Roman Polanski's lawyers vowed to fight his extradition over a 32-year-old child sex case, amid reports they may have sparked his arrest by suggesting that US prosecutors were not serious about nabbing the famed film director.Support from the movie industry for the 76-year-old Polish-French Oscar winner grew as top film directors declared themselves "astonished" at his arrest in Zurich for the 1977 case.
"Filmmakers in France, in Europe, in the United States and around the world are dismayed by this decision," said a petition organized by SACD, which represents performance and visual artists.
French Foreign Minister Bernard Kouchner said the case was a "bit sinister" adding he had asked the United States to drop the charges.
Polanski, who achieved global acclaim for movies such as Rosemary's Baby, Chinatown and The Pianist, was detained as he arrived on Saturday to receive a lifetime achievement award at the Zurich film festival.
Swiss authorities said they were awaiting an extradition request from the United States over the case in which he admitted having sex with a 13-year-old girl. The victim has since joined defence lawyers in urging for the case to be dismissed.
Los Angeles prosecutors confirmed on Monday they would file a warrant seeking Polanski's return to the United States, noting they had 40 days to prepare it. But Polanski's French lawyer, Herve Temime, said the director rejected any prospect of extradition.
"Given the extravagant circumstances of his arrest, his Swiss lawyer will ask without delay for him to be released, possibly under certain conditions," a statement from Temime added.
Kouchner said he was working with Polish counterpart Radek Sikorski to help Polanski and that they had jointly written to US Secretary of State Hillary Clinton to ask for the charges to be dropped.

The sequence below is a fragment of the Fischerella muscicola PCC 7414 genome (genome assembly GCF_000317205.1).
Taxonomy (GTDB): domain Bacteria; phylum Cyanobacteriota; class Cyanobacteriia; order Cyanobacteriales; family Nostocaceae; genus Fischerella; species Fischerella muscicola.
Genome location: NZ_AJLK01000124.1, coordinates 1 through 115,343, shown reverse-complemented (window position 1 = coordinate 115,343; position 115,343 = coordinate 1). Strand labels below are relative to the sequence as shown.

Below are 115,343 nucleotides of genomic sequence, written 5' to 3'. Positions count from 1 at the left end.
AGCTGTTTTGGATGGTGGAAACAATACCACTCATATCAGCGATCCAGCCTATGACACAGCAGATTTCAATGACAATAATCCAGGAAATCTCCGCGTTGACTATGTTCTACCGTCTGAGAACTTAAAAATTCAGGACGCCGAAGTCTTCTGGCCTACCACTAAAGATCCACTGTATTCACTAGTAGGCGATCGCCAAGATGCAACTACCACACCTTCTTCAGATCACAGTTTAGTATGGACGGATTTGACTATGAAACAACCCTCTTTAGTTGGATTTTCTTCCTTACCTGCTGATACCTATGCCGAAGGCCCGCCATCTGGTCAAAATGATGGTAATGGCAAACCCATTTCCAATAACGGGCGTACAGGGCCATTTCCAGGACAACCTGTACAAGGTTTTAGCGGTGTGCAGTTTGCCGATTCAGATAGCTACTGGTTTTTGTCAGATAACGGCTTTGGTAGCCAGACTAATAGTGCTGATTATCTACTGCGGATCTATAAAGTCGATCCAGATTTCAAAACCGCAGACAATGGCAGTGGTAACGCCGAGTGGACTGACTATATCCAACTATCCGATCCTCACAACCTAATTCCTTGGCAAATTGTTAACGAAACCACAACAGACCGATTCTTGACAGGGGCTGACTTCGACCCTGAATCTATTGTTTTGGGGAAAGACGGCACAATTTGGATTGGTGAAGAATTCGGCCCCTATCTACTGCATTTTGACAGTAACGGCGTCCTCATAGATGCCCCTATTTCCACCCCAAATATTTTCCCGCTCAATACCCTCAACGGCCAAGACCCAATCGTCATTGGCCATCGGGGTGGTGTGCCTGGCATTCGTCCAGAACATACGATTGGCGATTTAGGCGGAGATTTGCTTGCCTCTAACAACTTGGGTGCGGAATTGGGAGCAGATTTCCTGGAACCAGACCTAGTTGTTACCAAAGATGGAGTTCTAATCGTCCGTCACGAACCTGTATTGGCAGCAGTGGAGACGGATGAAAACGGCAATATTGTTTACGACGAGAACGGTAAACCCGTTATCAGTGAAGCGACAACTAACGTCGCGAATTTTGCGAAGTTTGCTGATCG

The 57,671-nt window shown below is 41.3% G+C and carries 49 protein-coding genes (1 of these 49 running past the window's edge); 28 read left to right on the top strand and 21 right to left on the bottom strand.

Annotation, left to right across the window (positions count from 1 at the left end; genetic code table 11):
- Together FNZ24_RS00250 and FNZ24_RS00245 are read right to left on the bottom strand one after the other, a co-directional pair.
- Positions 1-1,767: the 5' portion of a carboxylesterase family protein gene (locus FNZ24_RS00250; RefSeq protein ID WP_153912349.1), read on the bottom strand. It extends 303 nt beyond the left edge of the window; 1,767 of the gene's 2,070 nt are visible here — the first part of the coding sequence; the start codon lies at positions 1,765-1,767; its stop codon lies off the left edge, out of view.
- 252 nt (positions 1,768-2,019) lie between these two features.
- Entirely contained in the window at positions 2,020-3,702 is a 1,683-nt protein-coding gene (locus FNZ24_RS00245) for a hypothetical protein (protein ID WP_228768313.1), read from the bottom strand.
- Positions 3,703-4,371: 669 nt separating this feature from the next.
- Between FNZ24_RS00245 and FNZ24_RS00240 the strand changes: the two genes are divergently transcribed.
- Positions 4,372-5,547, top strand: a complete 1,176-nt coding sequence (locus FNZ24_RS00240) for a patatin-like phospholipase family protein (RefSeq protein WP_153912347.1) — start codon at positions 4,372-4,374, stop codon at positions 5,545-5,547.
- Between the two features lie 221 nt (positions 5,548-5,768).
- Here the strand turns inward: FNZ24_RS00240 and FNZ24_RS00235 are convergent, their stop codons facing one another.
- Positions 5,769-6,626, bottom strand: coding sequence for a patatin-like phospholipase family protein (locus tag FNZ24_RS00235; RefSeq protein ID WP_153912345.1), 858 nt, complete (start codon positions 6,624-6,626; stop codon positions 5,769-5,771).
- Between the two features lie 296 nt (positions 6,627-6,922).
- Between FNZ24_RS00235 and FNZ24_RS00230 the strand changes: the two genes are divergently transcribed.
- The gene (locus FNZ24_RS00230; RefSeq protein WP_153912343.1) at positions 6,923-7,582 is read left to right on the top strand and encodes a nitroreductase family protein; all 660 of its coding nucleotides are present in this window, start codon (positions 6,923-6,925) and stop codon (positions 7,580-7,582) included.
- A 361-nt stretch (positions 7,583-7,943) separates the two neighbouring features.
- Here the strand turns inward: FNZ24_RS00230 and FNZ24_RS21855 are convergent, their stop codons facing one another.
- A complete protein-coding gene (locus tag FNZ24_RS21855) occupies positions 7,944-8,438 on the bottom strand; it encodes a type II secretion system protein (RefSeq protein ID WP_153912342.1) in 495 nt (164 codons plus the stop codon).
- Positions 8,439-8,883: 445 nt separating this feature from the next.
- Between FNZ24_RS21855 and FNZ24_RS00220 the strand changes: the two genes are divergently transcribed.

"This affair is frankly a bit sinister. Here is a man of such talent, recognized worldwide, recognised especially in the country where he was arrested. This is not nice at all," Kouchner told France-Inter radio. But the State Department said on Monday it would not wade into the row.Polanski fled the United States in 1978 before sentencing on a charge of unlawful sexual intercourse with a minor. He has never returned, even missing the Oscar award for The Pianist in 2003.
Temine said Polanski visits Switzerland often and owns a chalet in Gstaad where he spent three months this year. Switzerland says Polanski is being held under an international alert issued by the United States in 2005. As Polanski can launch several appeals, a final extradition decision could take weeks or months, legal experts said.
The Los Angeles Times on Monday said Polanski's lawyers may have sparked the arrest by claiming that Los Angeles prosecutors had never sought to extradite him in 30 years.
It cited two unidentified sources familiar with Polanski's case as saying that court motions filed in July by defence attorneys had suggested prosecutors were not serious about capturing him.
"The district attorney's office, in the 30 years since Mr. Polanski left the jurisdiction, has not once sought to have him extradited," attorneys, Chad Hummel, Douglas Dalton and Bart Dalton, argued in a July 7 filing.
A second motion added: "Combined with the fact that no effort has been made to extradite Mr Polanski, the intent here is clear: invoke a physical absence which they caused and deliberately perpetuate in order to preserve the unconstitutional status quo and never address the misconduct head on."
The French consul general Jean-Luc Faure-Tournaire, who visited Polanski in a Swiss prison on Monday, said he was being well treated.
"Mr Roman Polanski is being well treated. He thanks the many people who have shown support through the press and public opinion," the consulate said in Zurich.
In May, a Los Angeles judge refused Polanski's bid to dismiss the underage sex case after he failed to appear in court.
Polanski's legal team argued the conviction should be annulled because the judge who heard the 1970s case had improperly colluded with prosecutors. The judge has since died.